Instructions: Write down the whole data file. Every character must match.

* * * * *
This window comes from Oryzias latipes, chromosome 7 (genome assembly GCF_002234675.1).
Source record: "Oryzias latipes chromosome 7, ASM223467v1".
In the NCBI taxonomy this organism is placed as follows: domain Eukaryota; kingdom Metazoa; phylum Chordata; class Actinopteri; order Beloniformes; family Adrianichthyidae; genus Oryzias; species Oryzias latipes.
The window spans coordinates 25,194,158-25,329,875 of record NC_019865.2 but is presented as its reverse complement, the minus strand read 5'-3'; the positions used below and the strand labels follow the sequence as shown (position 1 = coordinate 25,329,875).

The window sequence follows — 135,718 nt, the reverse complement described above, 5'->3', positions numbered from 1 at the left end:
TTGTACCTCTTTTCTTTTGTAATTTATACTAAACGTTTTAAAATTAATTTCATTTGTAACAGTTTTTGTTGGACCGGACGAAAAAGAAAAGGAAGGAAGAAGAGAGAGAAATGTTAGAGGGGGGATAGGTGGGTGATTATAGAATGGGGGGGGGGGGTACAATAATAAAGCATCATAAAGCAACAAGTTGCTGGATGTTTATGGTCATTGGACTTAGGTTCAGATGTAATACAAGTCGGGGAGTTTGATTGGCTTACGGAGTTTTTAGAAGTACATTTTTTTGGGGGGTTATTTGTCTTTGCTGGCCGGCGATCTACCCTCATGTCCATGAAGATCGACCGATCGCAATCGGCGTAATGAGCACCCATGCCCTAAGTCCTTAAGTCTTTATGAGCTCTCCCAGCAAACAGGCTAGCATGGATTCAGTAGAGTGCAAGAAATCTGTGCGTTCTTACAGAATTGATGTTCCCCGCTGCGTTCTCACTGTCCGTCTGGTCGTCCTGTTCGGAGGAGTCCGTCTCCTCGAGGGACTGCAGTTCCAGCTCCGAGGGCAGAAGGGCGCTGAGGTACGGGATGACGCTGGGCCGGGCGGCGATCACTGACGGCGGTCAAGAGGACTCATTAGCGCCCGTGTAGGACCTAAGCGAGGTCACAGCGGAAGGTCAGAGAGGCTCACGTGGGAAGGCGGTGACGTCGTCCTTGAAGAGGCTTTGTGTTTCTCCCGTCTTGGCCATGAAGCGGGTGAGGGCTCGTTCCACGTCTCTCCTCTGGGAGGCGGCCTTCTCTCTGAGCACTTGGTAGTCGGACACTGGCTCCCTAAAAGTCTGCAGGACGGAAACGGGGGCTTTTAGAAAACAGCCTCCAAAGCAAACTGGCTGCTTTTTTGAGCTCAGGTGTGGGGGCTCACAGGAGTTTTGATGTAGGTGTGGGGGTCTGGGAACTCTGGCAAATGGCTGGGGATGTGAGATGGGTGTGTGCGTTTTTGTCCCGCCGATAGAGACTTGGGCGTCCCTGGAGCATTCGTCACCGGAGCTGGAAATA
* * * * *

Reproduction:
This window comes from Oryzias latipes, chromosome 7 (genome assembly GCF_002234675.1).
Source record: "Oryzias latipes chromosome 7, ASM223467v1".
In the NCBI taxonomy this organism is placed as follows: domain Eukaryota; kingdom Metazoa; phylum Chordata; class Actinopteri; order Beloniformes; family Adrianichthyidae; genus Oryzias; species Oryzias latipes.
The window spans coordinates 25,194,158-25,329,875 of record NC_019865.2 but is presented as its reverse complement, the minus strand read 5'-3'; the positions used below and the strand labels follow the sequence as shown (position 1 = coordinate 25,329,875).

The window sequence follows — 135,718 nt, the reverse complement described above, 5'->3', positions numbered from 1 at the left end:
TTGTACCTCTTTTCTTTTGTAATTTATACTAAACGTTTTAAAATTAATTTCATTTGTAACAGTTTTTGTTGGACCGGACGAAAAAGAAAAGGAAGGAAGAAGAGAGAGAAATGTTAGAGGGGGGATAGGTGGGTGATTATAGAATGGGGGGGGGGGGTACAATAATAAAGCATCATAAAGCAACAAGTTGCTGGATGTTTATGGTCATTGGACTTAGGTTCAGATGTAATACAAGTCGGGGAGTTTGATTGGCTTACGGAGTTTTTAGAAGTACATTTTTTTGGGGGGTTATTTGTCTTTGCTGGCCGGCGATCTACCCTCATGTCCATGAAGATCGACCGATCGCAATCGGCGTAATGAGCACCCATGCCCTAAGTCCTTAAGTCTTTATGAGCTCTCCCAGCAAACAGGCTAGCATGGATTCAGTAGAGTGCAAGAAATCTGTGCGTTCTTACAGAATTGATGTTCCCCGCTGCGTTCTCACTGTCCGTCTGGTCGTCCTGTTCGGAGGAGTCCGTCTCCTCGAGGGACTGCAGTTCCAGCTCCGAGGGCAGAAGGGCGCTGAGGTACGGGATGACGCTGGGCCGGGCGGCGATCACTGACGGCGGTCAAGAGGACTCATTAGCGCCCGTGTAGGACCTAAGCGAGGTCACAGCGGAAGGTCAGAGAGGCTCACGTGGGAAGGCGGTGACGTCGTCCTTGAAGAGGCTTTGTGTTTCTCCCGTCTTGGCCATGAAGCGGGTGAGGGCTCGTTCCACGTCTCTCCTCTGGGAGGCGGCCTTCTCTCTGAGCACTTGGTAGTCGGACACTGGCTCCCTAAAAGTCTGCAGGACGGAAACGGGGGCTTTTAGAAAACAGCCTCCAAAGCAAACTGGCTGCTTTTTTGAGCTCAGGTGTGGGGGCTCACAGGAGTTTTGATGTAGGTGTGGGGGTCTGGGAACTCTGGCAAATGGCTGGGGATGTGAGATGGGTGTGTGCGTTTTTGTCCCGCCGATAGAGACTTGGGCGTCCCTGGAGCATTCGTCACCGGAGCTGGAAATA